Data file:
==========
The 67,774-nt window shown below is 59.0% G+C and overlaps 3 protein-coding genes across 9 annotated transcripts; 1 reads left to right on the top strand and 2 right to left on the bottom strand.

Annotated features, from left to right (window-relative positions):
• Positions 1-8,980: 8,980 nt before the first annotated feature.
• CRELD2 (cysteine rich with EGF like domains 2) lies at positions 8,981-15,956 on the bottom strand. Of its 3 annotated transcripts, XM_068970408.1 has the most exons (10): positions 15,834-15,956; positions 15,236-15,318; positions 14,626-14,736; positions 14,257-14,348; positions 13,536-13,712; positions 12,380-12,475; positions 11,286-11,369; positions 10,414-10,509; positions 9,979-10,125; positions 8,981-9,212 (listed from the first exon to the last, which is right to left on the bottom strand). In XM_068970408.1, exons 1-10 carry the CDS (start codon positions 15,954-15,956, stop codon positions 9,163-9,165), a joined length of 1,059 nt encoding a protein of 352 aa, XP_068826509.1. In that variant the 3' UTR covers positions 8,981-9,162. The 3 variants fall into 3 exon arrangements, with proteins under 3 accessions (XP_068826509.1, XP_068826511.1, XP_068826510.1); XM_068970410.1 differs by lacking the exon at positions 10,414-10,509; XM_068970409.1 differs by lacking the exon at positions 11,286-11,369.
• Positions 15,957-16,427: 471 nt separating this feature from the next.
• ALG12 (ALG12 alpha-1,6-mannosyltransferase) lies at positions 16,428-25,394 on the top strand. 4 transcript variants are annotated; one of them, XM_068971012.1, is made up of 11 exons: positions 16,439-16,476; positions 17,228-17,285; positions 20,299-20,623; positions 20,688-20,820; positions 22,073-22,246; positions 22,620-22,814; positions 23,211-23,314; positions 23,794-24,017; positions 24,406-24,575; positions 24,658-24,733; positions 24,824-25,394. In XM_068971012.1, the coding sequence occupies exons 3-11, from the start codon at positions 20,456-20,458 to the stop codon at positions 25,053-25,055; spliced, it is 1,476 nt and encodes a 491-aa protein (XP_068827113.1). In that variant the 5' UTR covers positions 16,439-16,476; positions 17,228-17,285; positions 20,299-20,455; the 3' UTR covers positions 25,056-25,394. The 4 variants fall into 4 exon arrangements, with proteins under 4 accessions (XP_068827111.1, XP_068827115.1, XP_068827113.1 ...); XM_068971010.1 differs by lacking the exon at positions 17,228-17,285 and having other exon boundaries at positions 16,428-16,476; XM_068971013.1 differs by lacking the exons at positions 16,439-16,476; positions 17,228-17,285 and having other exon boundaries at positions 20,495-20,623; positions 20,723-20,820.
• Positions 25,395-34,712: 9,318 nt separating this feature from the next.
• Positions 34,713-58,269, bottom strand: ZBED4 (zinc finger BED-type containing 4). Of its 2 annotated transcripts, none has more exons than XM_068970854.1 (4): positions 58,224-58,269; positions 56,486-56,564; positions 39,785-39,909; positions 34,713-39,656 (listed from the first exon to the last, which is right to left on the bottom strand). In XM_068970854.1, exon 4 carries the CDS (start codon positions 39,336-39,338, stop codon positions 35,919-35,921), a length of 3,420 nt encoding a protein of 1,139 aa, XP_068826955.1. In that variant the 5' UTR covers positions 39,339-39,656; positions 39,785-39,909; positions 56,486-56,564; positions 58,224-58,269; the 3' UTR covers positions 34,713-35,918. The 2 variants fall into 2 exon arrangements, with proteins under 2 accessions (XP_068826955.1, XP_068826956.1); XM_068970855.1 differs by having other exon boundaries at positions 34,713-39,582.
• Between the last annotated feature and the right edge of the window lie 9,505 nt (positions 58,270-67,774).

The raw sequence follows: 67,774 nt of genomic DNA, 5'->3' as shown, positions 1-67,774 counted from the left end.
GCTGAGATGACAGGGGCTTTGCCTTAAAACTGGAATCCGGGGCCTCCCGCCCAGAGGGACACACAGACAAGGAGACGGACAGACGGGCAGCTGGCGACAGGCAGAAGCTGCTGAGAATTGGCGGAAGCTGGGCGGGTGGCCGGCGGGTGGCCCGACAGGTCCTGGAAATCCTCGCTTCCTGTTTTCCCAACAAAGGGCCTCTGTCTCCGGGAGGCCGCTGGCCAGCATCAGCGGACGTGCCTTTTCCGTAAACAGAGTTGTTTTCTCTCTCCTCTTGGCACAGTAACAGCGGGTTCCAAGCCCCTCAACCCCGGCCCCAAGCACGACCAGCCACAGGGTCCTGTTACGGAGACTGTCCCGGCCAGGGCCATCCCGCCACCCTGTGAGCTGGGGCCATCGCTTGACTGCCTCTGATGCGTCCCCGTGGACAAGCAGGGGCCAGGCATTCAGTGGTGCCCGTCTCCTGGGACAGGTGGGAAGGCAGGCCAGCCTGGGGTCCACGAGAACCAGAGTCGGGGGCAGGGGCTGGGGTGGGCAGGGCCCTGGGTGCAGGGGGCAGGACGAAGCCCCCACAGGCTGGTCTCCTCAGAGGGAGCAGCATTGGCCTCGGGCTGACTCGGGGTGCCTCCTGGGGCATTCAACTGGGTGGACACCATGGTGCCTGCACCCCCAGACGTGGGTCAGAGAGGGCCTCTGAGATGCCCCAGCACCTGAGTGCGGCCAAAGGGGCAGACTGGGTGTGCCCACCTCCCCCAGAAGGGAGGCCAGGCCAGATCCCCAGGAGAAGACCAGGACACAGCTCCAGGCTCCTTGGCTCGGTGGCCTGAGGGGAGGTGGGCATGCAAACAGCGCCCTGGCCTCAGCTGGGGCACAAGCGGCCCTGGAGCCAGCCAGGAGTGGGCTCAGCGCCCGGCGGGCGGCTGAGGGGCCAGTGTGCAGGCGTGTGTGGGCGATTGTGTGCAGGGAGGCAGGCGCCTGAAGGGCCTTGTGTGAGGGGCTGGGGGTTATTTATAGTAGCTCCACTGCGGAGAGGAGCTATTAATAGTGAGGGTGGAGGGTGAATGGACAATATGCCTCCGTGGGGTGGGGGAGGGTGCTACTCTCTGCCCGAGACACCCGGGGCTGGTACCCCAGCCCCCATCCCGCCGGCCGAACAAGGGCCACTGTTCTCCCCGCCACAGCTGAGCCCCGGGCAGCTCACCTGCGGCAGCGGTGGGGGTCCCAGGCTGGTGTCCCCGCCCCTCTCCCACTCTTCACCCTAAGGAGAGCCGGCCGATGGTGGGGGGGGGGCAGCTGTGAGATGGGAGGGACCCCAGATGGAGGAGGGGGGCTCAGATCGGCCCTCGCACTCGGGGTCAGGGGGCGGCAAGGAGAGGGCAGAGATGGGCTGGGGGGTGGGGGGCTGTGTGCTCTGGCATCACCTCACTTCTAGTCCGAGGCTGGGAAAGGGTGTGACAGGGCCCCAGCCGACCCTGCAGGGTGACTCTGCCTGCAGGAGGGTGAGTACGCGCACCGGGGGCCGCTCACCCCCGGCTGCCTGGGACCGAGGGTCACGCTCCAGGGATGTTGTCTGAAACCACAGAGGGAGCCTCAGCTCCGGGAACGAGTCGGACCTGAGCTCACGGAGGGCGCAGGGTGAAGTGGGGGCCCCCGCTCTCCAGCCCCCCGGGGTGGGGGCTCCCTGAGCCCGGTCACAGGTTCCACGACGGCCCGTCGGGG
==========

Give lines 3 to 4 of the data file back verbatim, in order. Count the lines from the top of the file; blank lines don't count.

• Positions 1-8,980: 8,980 nt before the first annotated feature.
• CRELD2 (cysteine rich with EGF like domains 2) lies at positions 8,981-15,956 on the bottom strand. Of its 3 annotated transcripts, XM_068970408.1 has the most exons (10): positions 15,834-15,956; positions 15,236-15,318; positions 14,626-14,736; positions 14,257-14,348; positions 13,536-13,712; positions 12,380-12,475; positions 11,286-11,369; positions 10,414-10,509; positions 9,979-10,125; positions 8,981-9,212 (listed from the first exon to the last, which is right to left on the bottom strand). In XM_068970408.1, exons 1-10 carry the CDS (start codon positions 15,954-15,956, stop codon positions 9,163-9,165), a joined length of 1,059 nt encoding a protein of 352 aa, XP_068826509.1. In that variant the 3' UTR covers positions 8,981-9,162. The 3 variants fall into 3 exon arrangements, with proteins under 3 accessions (XP_068826509.1, XP_068826511.1, XP_068826510.1); XM_068970410.1 differs by lacking the exon at positions 10,414-10,509; XM_068970409.1 differs by lacking the exon at positions 11,286-11,369.